Wednesday, February 16, 2011

Artificial Intelligence is Gaining on Us (Jeopardy! part 2)

I watched the first 2 episodes of the Jeopary! challenge between former champions and an IBM super-computer. Humanity isn't fairing well.

We may live long enough to watch the debate in Congress over whether computers should get the vote (once they become indistinguishable from humans). Kurzweil points out that when we build a machine as intelligent as we are, it'll be the last machine we have to build, since the machine itself can create all future machines. This means that if we allow robots to vote, they'll simply overwhelm us by replicating, and then exploiting the power of "one 'man' one vote." Wouldn't this make universal suffrage for all beings (whether bio or techno) impossible in practice, even if philosophically or morally imperative?

(We could e.g. legislate that all beings that are exactly the same get just one vote collectively... but that'd piss off a whole bunch of identical twins!)

Even now, human groups with high birth-rates eventually gain more power at the ballot box. This doesn't create immediate crisis, since humans are so slow and inaccurate in our efforts to reproduce ourselves. When computers can do so without friction -- making their replicas quickly and flawlessly -- it'll be a different matter.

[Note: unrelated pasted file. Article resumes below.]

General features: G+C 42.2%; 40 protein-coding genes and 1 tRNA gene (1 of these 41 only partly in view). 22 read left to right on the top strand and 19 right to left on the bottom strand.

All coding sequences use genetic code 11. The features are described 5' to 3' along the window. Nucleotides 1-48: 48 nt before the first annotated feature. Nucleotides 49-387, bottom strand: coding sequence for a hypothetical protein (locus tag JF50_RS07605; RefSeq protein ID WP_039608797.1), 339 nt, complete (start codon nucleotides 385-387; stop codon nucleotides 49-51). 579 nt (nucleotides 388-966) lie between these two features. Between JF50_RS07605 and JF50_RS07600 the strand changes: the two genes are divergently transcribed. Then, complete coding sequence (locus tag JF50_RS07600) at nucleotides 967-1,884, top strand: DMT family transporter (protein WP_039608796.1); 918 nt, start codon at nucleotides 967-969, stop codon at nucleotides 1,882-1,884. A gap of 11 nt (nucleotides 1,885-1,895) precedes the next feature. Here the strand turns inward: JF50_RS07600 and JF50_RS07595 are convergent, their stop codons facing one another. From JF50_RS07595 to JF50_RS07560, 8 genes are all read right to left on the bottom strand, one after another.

Thursday, February 10, 2011

Kurzweil on Computers on Jeopardy

This coming Monday, 2/14/2011, a computer will compete against two human champions on the TV show Jeopardy. If the computer is able to understand the quiz show questions (which often use puns, metaphors, and other word-play), some artificial intelligence experts will consider it a great leap forward. After all, understanding complex language is one of the hallmarks of human intelligence. And if the machine can understand the question, it will surely win, as it's got a monstrous advantage over any biological brain when it comes to searching for answers through massive amounts of data.

Here's artificial intelligence wizard and futurist Ray Kurzweil predicting that the computer will triumph.

I've been intrigued by Kurzweil since I read his book The Singularity is Near (and even understood some of it). And I was impressed by his accessibility when I emailed him about the Buddhist perspective of consciousness.